This wearable 'fresh air clip' can detect a person's exposure to Covid-19 virus [WATCH]


This wearable 'fresh air clip' can detect a person's exposure to Covid-19 virus [WATCH]

Credit: Fresh Air Clip (Yale School of Public Health) 

  • The clip can detect a person's exposure to the Covid-19 virus

  • The clip-on device can pick up low levels of the virus in the air

  • The main purpose is to alert a user about the exposure so that he/she can get tested or quarantine themselves.

Just recently, a Stockholm-based startup came up with a new way of carrying around Covid vaccine status that does not involve any paper or digital files stored on your phone.

Epicenter created a rice-sized microchip that can be inserted under your skin to store Covid vaccination information.

This isn’t the only Covid-related innovation that has gone viral since 2020.

Ever since the Covid-19 pandemic began, many individuals and organisations around the world devised impressive tools and devices that protected users from the virus and also provided vital information.

But now, the most useful device of all may have been invented by some researchers at Yale University. If everything goes to plan, you may soon be able to wear a device that will alert you to potential Covid-19 exposure.

Researchers at the university have developed a wearable device that could help detect when a user comes in contact with Covid-19.

The clip-on device will be able to pick up low levels of the Covid-19 virus in the air, thereby alerting a user to know they've possibly been exposed and can become infections, according to a study conducted by a team at the Yale School of Public Health.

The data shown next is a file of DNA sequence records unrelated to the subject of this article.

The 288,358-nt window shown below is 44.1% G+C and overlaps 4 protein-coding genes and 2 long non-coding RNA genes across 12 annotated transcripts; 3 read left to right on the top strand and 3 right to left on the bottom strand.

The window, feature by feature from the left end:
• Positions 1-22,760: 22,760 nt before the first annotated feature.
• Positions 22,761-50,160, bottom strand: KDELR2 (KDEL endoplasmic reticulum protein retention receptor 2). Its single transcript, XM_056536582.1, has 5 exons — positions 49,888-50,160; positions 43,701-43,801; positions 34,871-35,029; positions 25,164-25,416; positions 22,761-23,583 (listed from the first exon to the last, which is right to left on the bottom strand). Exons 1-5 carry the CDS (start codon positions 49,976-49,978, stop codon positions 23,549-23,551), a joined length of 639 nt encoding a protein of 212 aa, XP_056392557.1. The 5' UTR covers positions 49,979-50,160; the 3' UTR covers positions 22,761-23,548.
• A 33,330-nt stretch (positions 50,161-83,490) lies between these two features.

The 'Fresh Air Clip', which is intended to help alert people about the possibility of being exposed to the virus, picks up virus-laded aerosols that are then deposited on a chemical surface.

The wearable clip can detect Covid-19 levels that are 'below the estimated SARS-CoV-2 infectious dose', said the researchers.

The main objective behind the invention is to alert users so they can either quarantine themselves or get tested for Covid-19.

The clips, which are being called 'passive samplers', have already been distributed to a group of Connecticut residents. According to a FOX32 report, the clips picked up traces of the virus on 8% of the residents.

"Our findings demonstrate that PDMS-based passive samplers may serve as a useful exposure assessment tool for airborne viral exposure in real-world high-risk settings and provide avenues for early detection of potential cases and guidance on site-specific infection control protocols that preempt community transmission," the researchers wrote of their findings